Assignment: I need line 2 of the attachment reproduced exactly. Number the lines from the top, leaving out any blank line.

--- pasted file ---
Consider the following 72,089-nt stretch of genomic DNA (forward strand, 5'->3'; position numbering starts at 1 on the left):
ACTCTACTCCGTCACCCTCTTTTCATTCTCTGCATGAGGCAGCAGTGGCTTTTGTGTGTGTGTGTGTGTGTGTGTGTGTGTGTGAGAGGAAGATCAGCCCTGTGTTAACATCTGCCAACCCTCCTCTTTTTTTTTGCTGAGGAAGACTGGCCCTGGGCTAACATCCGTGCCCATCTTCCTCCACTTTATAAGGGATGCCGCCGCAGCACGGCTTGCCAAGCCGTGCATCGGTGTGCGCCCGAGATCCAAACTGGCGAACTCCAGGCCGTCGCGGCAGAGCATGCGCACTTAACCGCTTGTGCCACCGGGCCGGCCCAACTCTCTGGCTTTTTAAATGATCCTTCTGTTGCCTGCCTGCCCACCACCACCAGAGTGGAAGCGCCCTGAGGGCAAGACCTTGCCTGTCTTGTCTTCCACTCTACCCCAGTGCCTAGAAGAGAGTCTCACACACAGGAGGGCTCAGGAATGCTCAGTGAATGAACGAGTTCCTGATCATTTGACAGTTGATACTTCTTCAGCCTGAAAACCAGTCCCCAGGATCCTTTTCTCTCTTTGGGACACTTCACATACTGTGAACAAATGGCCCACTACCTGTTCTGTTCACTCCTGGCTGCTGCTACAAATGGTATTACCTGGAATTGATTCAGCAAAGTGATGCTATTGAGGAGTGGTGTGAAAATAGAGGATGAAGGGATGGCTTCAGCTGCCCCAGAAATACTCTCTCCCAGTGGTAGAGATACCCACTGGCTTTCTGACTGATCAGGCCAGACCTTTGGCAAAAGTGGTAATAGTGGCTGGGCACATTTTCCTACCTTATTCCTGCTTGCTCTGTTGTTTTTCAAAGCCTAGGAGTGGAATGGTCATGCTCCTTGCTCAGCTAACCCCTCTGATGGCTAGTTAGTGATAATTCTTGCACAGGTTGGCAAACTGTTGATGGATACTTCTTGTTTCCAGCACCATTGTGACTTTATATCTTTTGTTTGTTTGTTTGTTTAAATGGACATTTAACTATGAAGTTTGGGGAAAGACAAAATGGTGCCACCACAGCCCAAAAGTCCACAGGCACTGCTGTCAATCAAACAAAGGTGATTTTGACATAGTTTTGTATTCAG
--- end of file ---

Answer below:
ACTCTACTCCGTCACCCTCTTTTCATTCTCTGCATGAGGCAGCAGTGGCTTTTGTGTGTGTGTGTGTGTGTGTGTGTGTGTGTGAGAGGAAGATCAGCCCTGTGTTAACATCTGCCAACCCTCCTCTTTTTTTTTGCTGAGGAAGACTGGCCCTGGGCTAACATCCGTGCCCATCTTCCTCCACTTTATAAGGGATGCCGCCGCAGCACGGCTTGCCAAGCCGTGCATCGGTGTGCGCCCGAGATCCAAACTGGCGAACTCCAGGCCGTCGCGGCAGAGCATGCGCACTTAACCGCTTGTGCCACCGGGCCGGCCCAACTCTCTGGCTTTTTAAATGATCCTTCTGTTGCCTGCCTGCCCACCACCACCAGAGTGGAAGCGCCCTGAGGGCAAGACCTTGCCTGTCTTGTCTTCCACTCTACCCCAGTGCCTAGAAGAGAGTCTCACACACAGGAGGGCTCAGGAATGCTCAGTGAATGAACGAGTTCCTGATCATTTGACAGTTGATACTTCTTCAGCCTGAAAACCAGTCCCCAGGATCCTTTTCTCTCTTTGGGACACTTCACATACTGTGAACAAATGGCCCACTACCTGTTCTGTTCACTCCTGGCTGCTGCTACAAATGGTATTACCTGGAATTGATTCAGCAAAGTGATGCTATTGAGGAGTGGTGTGAAAATAGAGGATGAAGGGATGGCTTCAGCTGCCCCAGAAATACTCTCTCCCAGTGGTAGAGATACCCACTGGCTTTCTGACTGATCAGGCCAGACCTTTGGCAAAAGTGGTAATAGTGGCTGGGCACATTTTCCTACCTTATTCCTGCTTGCTCTGTTGTTTTTCAAAGCCTAGGAGTGGAATGGTCATGCTCCTTGCTCAGCTAACCCCTCTGATGGCTAGTTAGTGATAATTCTTGCACAGGTTGGCAAACTGTTGATGGATACTTCTTGTTTCCAGCACCATTGTGACTTTATATCTTTTGTTTGTTTGTTTGTTTAAATGGACATTTAACTATGAAGTTTGGGGAAAGACAAAATGGTGCCACCACAGCCCAAAAGTCCACAGGCACTGCTGTCAATCAAACAAAGGTGATTTTGACATAGTTTTGTATTCAG